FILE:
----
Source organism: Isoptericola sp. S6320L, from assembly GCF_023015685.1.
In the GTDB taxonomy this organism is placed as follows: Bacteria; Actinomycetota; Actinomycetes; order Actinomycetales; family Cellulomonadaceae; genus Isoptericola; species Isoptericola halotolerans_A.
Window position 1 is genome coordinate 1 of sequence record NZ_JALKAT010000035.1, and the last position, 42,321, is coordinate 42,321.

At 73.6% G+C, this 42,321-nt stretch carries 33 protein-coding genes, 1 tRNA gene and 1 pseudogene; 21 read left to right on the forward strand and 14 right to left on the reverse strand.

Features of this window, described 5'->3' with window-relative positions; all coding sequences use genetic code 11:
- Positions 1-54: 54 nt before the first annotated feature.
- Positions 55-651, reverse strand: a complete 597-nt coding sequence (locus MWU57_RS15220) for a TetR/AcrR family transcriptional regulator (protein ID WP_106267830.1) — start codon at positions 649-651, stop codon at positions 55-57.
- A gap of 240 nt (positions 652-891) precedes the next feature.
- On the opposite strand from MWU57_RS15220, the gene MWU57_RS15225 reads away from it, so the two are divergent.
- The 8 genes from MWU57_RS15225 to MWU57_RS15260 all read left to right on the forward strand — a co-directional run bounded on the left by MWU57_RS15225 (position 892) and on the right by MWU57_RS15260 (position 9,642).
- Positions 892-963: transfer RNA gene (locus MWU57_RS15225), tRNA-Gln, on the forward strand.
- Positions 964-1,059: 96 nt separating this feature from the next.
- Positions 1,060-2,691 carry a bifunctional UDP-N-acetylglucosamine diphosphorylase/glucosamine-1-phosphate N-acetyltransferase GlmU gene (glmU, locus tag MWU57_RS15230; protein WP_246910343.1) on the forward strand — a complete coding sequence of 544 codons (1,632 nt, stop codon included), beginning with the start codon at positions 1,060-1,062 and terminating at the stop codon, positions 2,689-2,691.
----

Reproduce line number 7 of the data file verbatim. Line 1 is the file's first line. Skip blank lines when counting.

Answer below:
- Positions 55-651, reverse strand: a complete 597-nt coding sequence (locus MWU57_RS15220) for a TetR/AcrR family transcriptional regulator (protein ID WP_106267830.1) — start codon at positions 649-651, stop codon at positions 55-57.